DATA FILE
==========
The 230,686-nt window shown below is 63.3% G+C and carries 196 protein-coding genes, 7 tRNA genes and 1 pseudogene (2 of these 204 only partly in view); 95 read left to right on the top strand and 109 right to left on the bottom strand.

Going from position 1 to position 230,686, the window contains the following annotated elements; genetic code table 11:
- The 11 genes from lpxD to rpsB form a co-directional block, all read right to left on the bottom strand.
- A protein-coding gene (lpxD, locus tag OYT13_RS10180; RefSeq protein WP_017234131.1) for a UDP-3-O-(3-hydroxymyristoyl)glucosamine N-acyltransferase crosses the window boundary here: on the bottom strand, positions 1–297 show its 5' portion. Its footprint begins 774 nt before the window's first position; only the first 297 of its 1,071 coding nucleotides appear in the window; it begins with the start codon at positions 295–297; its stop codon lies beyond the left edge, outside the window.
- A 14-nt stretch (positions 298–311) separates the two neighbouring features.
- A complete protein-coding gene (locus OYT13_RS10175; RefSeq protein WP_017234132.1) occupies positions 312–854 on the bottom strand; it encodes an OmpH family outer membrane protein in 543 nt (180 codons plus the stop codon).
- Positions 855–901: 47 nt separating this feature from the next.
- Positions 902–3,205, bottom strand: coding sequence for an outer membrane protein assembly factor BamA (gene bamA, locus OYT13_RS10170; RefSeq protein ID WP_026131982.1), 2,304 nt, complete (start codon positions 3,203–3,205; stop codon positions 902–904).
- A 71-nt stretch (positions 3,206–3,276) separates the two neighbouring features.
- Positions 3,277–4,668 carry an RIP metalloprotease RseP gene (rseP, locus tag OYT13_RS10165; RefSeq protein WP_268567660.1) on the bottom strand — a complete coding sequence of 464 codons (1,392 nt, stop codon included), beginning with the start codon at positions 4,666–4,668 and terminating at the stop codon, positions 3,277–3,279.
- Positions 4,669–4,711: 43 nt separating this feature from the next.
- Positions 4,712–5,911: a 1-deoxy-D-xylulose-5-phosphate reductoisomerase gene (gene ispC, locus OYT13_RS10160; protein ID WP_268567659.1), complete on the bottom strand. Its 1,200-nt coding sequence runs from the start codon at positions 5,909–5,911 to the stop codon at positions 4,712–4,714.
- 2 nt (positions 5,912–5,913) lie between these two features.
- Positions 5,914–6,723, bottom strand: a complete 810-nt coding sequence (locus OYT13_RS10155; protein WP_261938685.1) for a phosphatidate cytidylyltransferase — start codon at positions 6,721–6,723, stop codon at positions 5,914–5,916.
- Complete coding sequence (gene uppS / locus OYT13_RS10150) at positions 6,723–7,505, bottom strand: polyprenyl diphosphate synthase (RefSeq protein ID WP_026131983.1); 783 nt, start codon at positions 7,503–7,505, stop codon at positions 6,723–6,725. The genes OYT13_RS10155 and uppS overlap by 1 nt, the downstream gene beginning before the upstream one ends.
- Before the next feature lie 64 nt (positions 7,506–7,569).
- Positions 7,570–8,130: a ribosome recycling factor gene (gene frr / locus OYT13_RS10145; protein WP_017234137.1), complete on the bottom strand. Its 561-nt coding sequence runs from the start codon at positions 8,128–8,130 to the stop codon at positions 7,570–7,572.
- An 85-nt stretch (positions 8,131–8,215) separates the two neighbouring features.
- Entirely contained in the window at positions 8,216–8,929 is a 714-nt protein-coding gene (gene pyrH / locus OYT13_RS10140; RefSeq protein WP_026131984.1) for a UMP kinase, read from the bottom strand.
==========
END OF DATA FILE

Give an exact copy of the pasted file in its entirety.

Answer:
The 230,686-nt window shown below is 63.3% G+C and carries 196 protein-coding genes, 7 tRNA genes and 1 pseudogene (2 of these 204 only partly in view); 95 read left to right on the top strand and 109 right to left on the bottom strand.

Going from position 1 to position 230,686, the window contains the following annotated elements; genetic code table 11:
- The 11 genes from lpxD to rpsB form a co-directional block, all read right to left on the bottom strand.
- A protein-coding gene (lpxD, locus tag OYT13_RS10180; RefSeq protein WP_017234131.1) for a UDP-3-O-(3-hydroxymyristoyl)glucosamine N-acyltransferase crosses the window boundary here: on the bottom strand, positions 1–297 show its 5' portion. Its footprint begins 774 nt before the window's first position; only the first 297 of its 1,071 coding nucleotides appear in the window; it begins with the start codon at positions 295–297; its stop codon lies beyond the left edge, outside the window.
- A 14-nt stretch (positions 298–311) separates the two neighbouring features.
- A complete protein-coding gene (locus OYT13_RS10175; RefSeq protein WP_017234132.1) occupies positions 312–854 on the bottom strand; it encodes an OmpH family outer membrane protein in 543 nt (180 codons plus the stop codon).
- Positions 855–901: 47 nt separating this feature from the next.
- Positions 902–3,205, bottom strand: coding sequence for an outer membrane protein assembly factor BamA (gene bamA, locus OYT13_RS10170; RefSeq protein ID WP_026131982.1), 2,304 nt, complete (start codon positions 3,203–3,205; stop codon positions 902–904).
- A 71-nt stretch (positions 3,206–3,276) separates the two neighbouring features.
- Positions 3,277–4,668 carry an RIP metalloprotease RseP gene (rseP, locus tag OYT13_RS10165; RefSeq protein WP_268567660.1) on the bottom strand — a complete coding sequence of 464 codons (1,392 nt, stop codon included), beginning with the start codon at positions 4,666–4,668 and terminating at the stop codon, positions 3,277–3,279.
- Positions 4,669–4,711: 43 nt separating this feature from the next.
- Positions 4,712–5,911: a 1-deoxy-D-xylulose-5-phosphate reductoisomerase gene (gene ispC, locus OYT13_RS10160; protein ID WP_268567659.1), complete on the bottom strand. Its 1,200-nt coding sequence runs from the start codon at positions 5,909–5,911 to the stop codon at positions 4,712–4,714.
- 2 nt (positions 5,912–5,913) lie between these two features.
- Positions 5,914–6,723, bottom strand: a complete 810-nt coding sequence (locus OYT13_RS10155; protein WP_261938685.1) for a phosphatidate cytidylyltransferase — start codon at positions 6,721–6,723, stop codon at positions 5,914–5,916.
- Complete coding sequence (gene uppS / locus OYT13_RS10150) at positions 6,723–7,505, bottom strand: polyprenyl diphosphate synthase (RefSeq protein ID WP_026131983.1); 783 nt, start codon at positions 7,503–7,505, stop codon at positions 6,723–6,725. The genes OYT13_RS10155 and uppS overlap by 1 nt, the downstream gene beginning before the upstream one ends.
- Before the next feature lie 64 nt (positions 7,506–7,569).
- Positions 7,570–8,130: a ribosome recycling factor gene (gene frr / locus OYT13_RS10145; protein WP_017234137.1), complete on the bottom strand. Its 561-nt coding sequence runs from the start codon at positions 8,128–8,130 to the stop codon at positions 7,570–7,572.
- An 85-nt stretch (positions 8,131–8,215) separates the two neighbouring features.
- Entirely contained in the window at positions 8,216–8,929 is a 714-nt protein-coding gene (gene pyrH / locus OYT13_RS10140; RefSeq protein WP_026131984.1) for a UMP kinase, read from the bottom strand.